You can use signatures with Nexmo when both sending and receiving SMS messages. When sending, you generate a signature to send with your message. When receiving, the incoming webhook will include the signature and all the fields you need to generate the signature in your application to verify that the two signatures match.
You use a signature to:
- Verify that a request originates from a trusted source
- Ensure that the message has not been tampered with en-route
- Defend against interception and later replay
To send a message with a signature, you will need to use the
SIGNATURE_SECRET instead of your
API_SECRET when sending the message. You can find the signature secret and choose which signing algorithm to use by visiting the dashboard. The default algorithm is'MD5 hash' and we also support
SHA-256 HMAC and
Nexmo strongly recommends you use one of our client libraries to generate or validate signatures. If you can't do this for some reason, you can generate and validate signatures yourself, but this can be complicated and potentially error-prone. Refer to the section on manually generating signatures.
The process for sending a signed message is as follows:
- Create a signed request to send an SMS.
- Check the response codes and ensure that you sent the request correctly.
- Your message is delivered to the handset. The user's handset returns a delivery receipt.
- (optional) If you requested signed delivery receipts and inbound messages, you will want to validate the signature for each incoming request.
It is possible to require that all outgoing SMS use message signing. Contact firstname.lastname@example.org to enable or disable this setting on your account.
In order to verify the origin of incoming webhooks to your SMS endpoint, you can enable message signing for incoming messages - contact email@example.com to request incoming messages be accompanied by a signature. With this setting enabled, the webhooks for both incoming SMS and delivery receipts will include a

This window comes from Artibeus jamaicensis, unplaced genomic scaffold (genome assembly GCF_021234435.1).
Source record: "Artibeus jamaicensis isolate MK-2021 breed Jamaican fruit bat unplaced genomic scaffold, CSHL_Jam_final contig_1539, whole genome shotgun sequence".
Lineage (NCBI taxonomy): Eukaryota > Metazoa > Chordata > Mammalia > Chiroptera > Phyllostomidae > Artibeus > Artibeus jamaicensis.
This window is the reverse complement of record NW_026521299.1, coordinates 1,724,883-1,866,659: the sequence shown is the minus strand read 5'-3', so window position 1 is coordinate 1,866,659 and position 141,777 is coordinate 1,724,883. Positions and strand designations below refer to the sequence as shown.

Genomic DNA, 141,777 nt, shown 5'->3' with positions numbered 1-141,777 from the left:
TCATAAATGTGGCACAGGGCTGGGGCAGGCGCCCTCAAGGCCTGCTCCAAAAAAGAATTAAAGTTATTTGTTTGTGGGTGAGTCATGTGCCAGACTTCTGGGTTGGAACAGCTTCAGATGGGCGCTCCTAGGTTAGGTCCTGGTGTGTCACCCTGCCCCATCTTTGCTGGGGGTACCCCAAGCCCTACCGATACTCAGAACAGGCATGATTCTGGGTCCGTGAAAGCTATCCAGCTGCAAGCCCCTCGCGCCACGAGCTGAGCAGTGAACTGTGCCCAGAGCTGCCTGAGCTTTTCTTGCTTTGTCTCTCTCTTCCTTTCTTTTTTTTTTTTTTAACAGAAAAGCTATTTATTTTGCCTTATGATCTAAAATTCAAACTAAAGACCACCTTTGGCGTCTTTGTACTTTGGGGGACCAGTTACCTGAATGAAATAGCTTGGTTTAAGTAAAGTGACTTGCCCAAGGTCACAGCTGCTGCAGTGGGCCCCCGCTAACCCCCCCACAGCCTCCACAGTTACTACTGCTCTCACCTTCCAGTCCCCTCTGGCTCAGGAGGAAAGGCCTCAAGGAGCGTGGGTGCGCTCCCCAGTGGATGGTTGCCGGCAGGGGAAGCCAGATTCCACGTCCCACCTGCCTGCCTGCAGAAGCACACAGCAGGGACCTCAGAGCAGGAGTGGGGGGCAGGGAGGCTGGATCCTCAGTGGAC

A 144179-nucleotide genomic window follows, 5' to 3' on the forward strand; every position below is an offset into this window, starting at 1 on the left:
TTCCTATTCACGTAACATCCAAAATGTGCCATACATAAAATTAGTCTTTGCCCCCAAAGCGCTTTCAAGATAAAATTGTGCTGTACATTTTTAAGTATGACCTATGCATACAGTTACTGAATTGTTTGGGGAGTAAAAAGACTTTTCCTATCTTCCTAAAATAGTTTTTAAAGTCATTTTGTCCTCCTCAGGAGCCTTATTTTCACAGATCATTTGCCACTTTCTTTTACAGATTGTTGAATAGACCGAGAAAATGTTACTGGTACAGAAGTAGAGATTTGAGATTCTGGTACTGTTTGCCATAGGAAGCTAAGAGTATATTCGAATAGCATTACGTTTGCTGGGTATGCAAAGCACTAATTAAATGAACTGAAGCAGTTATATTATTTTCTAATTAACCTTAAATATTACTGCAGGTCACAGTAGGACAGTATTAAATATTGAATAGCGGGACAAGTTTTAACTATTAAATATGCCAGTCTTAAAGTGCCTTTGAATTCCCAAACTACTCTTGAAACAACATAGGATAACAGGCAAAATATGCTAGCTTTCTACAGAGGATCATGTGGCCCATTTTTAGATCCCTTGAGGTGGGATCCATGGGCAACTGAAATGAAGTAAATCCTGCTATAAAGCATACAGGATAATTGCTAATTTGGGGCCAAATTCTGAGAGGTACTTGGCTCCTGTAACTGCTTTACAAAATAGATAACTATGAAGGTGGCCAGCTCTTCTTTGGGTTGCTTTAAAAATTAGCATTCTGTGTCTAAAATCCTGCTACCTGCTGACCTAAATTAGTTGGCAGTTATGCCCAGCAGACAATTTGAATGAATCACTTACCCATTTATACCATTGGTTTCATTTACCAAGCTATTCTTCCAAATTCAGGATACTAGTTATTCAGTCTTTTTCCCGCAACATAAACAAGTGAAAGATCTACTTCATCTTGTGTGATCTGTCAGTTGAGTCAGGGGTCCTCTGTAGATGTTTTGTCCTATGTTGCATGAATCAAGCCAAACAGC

sig parameter. Use the other parameters in the request with your signature secret to generate the signature and compare it to the signature that was sent. If the two match, the request is valid.
Contact support to enable message signing on your account: firstname.lastname@example.org
It is highly recommended that you use your Nexmo library's existing functionality for generating and validating signatures. If you aren't using a library with this functionality, you'll need to generate the signature yourself. The technique is slightly different if are generating an 'MD5 hash' signature or one of the HMAC signatures.
If you're generating a signature: Add the current timestamp to the parameters list with the key
timestamp. This should be an integer containing the number of seconds since the epoch (this is sometimes also known as UNIX time)
If you're validating a signature from Nexmo: Remove the
sig parameter before generating your signature, and use the
timestamp provided in the request parameters.
- Loop through each of the parameters, sorted by key
- For every value in the parameter list, replace all instances of
=with an underscore
- Generate a string consisting of
&akey=value&bkey=value. Note that there is an ampersand
&at the start of the string!
At this point, the process for hash and HMAC will differ, so use the "Step 2" section that fits your needs:
- Add signature secret to the end of the string, directly after the last value. It should now look something like this:
- Now run the string through an md5 hash function and convert the resulting bytes to a string of hexadecimal digits. This is your MD5 hash signature, and should be added to the HTTP parameters of your request as the
- Create an HMAC generator with your desired algorithm and your signature secret as the key.
- Now run the string through an hmac generator and convert the resulting bytes to a string of hexadecimal digits. This is your HMAC signature, and should be added to the HTTP parameters of your request as the
sigparameter (e.g. for PHP this looks like
hash_hmac($algorithm, $data, $secret)).
Bear in mind that although you changed the parameter values while generating the signature, the values passed as HTTP parameters should be unchanged when sending those parameters to the SMS API.
Here are some tips and pitfalls to look out for when working with signed messages.
If the message isn't sent as expected, check the response for any error codes that were returned. This will usually give you more detail on what to do next.
If the text being sent includes any special characters such as
& (ampersand) or
= (equals), then these need to be replaced in the text used to create the signature.
To do this, use the following instructions:
- Detect that the text includes
- Create a version of the text that uses
_(underscore) in place of these special characters.
- Use the sanitised version of the text to create the signature.
The original text can be still be sent/received, the character replacements are only needed to generate the signature.